Aquafaba is the buzzword for: chickpeas’ cooking liquid. (That’s the same liquid that in every can of chickpeas as well! So drain those legumes for baking a batch of brownies now, then use those beans for crispy chickpeas tonight.) While it looks unappetizing and smells like a bean, we’ve relied on it as a “magical” egg replacement for years. Add aquafaba to a stand mixer with some sugar and you’re on your way toward a doppelganger vegan meringue. It also works well as a whole egg substitute in baked goods, like cakes and quick breads.

1 egg ≈ 3 tablespoons aquafaba

7. Starches

Starches, such as arrowroot powder, cornstarch, potato starch, tapioca starch, and agar, all mixed with a bit of water, can serve as an egg substitute in enriched breads, cakes, and as a thickening agent in custards.

1 egg ≈ 2 tablespoons arrowroot powder, cornstarch, potato starch, or tapioca starch mixed with 3 tablespoons water or 1 tablespoon agar mixed with 1 tablespoon water as a mock egg white

8. Vinegar + Baking Powder

Combine these two ingredients and you have a lightning-rod leavening agent on your hands (remember, eggs add structure to baked goods and help with rising). While this combo can encourage cakes, muffins, and the like to reach their highest potential, it’s also more sensitive—and prone to error—than the ingredients listed above. Definitely follow recipes with this substitute (like this Genius vegan birthday cake!), but I wouldn’t recommend it as an off-the-cut replacement.

9. Commercial Replacers

If you don’t feel comfortable taking a chance on any one ingredient, consider turning to a commercially developed egg replacement, such as Energ-G, Orgran, or Bob’s Red Mill. Just follow the package instructions and rest easy.

How to Substitute Eggs in Recipes

Now that we know the most common egg substitutes, let’s dive deep with some recipe examples, and figure out what’s your best bet in each.

What’s a good egg substitute in cake?

Flax eggs, mashed banana, applesauce, aquafaba, or commercial replacers.

What’s a good egg substitute in cookies?

Flax eggs, chia eggs, or commercial replacers.

What’s a good egg substitute in pancakes?

Mashed banana, applesauce, aquafaba, or commercial replacers.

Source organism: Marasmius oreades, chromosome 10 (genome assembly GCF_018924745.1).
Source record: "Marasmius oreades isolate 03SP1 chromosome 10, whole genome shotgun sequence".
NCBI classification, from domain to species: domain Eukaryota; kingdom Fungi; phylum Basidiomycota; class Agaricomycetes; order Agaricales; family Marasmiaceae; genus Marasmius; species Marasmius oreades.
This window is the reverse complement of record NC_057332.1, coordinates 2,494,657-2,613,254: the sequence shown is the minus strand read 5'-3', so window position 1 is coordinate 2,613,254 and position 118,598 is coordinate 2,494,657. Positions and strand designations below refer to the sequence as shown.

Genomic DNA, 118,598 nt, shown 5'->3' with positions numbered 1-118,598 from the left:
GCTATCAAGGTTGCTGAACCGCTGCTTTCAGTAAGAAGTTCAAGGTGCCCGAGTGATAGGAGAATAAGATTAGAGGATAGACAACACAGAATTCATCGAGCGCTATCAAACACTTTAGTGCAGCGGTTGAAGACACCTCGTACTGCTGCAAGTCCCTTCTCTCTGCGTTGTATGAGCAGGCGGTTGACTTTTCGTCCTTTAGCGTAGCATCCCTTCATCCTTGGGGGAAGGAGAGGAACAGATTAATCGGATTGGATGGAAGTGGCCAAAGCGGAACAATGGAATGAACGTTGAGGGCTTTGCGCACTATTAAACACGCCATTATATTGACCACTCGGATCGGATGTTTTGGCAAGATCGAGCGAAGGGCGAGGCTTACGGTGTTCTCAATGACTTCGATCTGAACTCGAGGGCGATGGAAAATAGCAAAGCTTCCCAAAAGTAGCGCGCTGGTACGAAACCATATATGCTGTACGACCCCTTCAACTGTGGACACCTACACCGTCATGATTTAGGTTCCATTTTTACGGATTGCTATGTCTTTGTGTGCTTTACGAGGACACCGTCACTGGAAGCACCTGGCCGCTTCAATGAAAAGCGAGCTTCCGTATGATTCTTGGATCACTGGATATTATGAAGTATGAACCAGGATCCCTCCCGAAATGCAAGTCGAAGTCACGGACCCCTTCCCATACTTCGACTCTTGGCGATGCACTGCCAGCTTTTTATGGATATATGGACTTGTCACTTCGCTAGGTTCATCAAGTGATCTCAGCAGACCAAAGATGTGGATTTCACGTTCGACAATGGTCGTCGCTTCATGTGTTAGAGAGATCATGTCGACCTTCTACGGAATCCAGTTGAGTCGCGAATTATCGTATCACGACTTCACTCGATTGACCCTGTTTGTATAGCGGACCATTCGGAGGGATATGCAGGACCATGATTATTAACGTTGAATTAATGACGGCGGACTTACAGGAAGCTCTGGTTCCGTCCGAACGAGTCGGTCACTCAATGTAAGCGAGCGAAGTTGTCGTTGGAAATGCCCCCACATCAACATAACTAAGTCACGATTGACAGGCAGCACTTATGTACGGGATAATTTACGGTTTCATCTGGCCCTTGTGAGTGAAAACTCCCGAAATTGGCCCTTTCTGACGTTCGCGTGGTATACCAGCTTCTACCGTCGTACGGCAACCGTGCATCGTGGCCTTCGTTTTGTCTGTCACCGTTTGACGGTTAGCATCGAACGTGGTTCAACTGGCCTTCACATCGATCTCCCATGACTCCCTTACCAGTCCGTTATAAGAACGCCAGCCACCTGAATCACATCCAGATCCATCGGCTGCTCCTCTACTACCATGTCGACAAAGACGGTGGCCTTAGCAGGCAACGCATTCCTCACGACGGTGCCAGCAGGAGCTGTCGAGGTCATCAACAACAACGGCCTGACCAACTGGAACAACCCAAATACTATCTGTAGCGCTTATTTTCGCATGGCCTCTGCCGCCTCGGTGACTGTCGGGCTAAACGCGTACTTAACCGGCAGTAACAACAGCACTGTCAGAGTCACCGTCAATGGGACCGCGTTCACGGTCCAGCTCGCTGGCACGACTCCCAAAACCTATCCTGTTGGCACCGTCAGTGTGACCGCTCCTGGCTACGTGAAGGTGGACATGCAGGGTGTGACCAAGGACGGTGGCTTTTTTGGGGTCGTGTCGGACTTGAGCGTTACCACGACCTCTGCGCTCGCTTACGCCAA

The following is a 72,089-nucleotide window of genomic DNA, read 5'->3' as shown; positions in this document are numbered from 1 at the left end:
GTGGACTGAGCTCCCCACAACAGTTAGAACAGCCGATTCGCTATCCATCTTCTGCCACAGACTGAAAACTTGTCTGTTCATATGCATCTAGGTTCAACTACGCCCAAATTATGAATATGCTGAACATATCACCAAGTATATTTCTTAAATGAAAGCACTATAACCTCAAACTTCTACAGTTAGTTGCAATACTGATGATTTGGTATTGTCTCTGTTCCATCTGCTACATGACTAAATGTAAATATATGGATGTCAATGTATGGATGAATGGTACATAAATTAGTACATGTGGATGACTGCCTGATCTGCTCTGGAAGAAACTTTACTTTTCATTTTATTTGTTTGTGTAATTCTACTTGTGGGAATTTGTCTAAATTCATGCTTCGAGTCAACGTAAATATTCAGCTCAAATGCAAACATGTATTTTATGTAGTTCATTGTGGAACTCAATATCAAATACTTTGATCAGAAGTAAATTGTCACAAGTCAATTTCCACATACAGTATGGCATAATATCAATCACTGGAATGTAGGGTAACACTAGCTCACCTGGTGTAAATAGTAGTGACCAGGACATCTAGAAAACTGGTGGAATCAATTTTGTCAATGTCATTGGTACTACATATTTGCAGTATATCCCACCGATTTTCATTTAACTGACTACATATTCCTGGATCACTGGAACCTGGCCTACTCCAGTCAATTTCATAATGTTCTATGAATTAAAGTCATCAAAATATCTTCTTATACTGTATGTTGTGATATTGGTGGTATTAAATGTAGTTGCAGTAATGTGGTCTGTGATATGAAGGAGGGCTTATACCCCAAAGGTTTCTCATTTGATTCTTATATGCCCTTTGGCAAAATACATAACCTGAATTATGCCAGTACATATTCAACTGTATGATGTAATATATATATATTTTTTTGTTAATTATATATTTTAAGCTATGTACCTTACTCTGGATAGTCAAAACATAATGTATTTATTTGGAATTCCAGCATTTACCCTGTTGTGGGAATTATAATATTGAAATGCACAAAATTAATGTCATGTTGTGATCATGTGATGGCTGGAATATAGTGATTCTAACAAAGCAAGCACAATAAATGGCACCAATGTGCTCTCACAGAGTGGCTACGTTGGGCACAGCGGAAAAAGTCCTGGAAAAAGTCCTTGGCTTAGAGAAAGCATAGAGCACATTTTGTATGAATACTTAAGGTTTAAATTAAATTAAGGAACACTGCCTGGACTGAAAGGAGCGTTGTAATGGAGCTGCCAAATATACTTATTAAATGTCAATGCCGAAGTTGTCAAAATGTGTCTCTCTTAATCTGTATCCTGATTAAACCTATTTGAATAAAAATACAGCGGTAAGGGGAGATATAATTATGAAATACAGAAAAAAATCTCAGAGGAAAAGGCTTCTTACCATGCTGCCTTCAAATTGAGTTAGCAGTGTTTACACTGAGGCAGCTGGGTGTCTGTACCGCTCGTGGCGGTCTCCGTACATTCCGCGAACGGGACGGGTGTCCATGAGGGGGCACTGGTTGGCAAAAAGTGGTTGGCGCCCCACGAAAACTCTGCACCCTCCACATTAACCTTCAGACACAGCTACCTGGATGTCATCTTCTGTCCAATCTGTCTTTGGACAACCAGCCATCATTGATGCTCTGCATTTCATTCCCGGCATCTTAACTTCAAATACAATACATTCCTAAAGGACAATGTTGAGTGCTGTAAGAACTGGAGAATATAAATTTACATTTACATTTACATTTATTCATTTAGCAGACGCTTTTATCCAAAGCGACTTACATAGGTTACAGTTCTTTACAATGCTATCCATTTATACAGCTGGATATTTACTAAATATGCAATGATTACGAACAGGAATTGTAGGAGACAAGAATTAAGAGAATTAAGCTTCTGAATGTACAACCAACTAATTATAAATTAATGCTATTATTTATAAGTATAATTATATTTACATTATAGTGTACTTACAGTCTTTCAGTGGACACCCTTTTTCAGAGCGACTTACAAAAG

What’s a good egg substitute in brownies?

Mashed banana, applesauce, or commercial replacers.

What’s a good egg substitute in meatloaf?

Flax eggs, chia eggs, aquafaba, silken tofu, or commercial replacers.

I Can't Believe There Are No Eggs

Tofu Breakfast Scramble

Turmeric adds sunny color, Dijon mustard and nutritional yeast add savoriness, and tahini adds richness. (Tempeh bacon on the side, highly encouraged.)

Vegan Date Nut Bread

Flax meal keeps this date nut bread moist and fluffy—no eggs needed. There’s also a hot tip in this recipe for vegan buttermilk: vinegar and non-dairy milk left to sit for 5 minutes.

Vegan Banana Bread-Cake

It’s a cake! It's banana bread! It’s both! This fudgy, uber-chocolatey cake stays moist, yet still rises to form that spongy, cakey texture by relying on mashed bananas and almond butter instead of eggs. Now you just have to decide if you want to make it for dessert tonight or tomorrow morning’s breakfast.

Vegan Cinnamon Rolls

Good morning to these vegan cinnamon rolls! While many cinnamon roll doughs call for an egg, this dough is just flour, sugar, yeast, water, non-dairy milk, and coconut oil. Their shiny glaze is as simple as powdered sugar and more vegan milk.

Vegan Brioche

Vegan brioche?! I need to sit down. Though it’s a bit of an oxymoron, as brioche dough is typically enriched with eggs and butter to get that luxuriously rich and pillowy texture, this vegan brioche calls for aquafaba (that magic liquid from a can of chickpeas!) and oat milk.

Vegan Chocolate Pie

Bring this stunner to the table and proudly announce, “there’s tofu in this pie!” When blended with vegan milk, maple syrup, and non-dairy chocolate, silken tofu whips up into the dreamiest mousse.

Vegan Pumpkin Pie

Classic pumpkin pie relies on eggs to thicken the custard when baked, but in this case, a homemade cashew cream and a bit of tapioca starch do all the work. (And yep, the flaky crust is vegan, too!)

Secretly Vegan Salted Chocolate Chip Cookies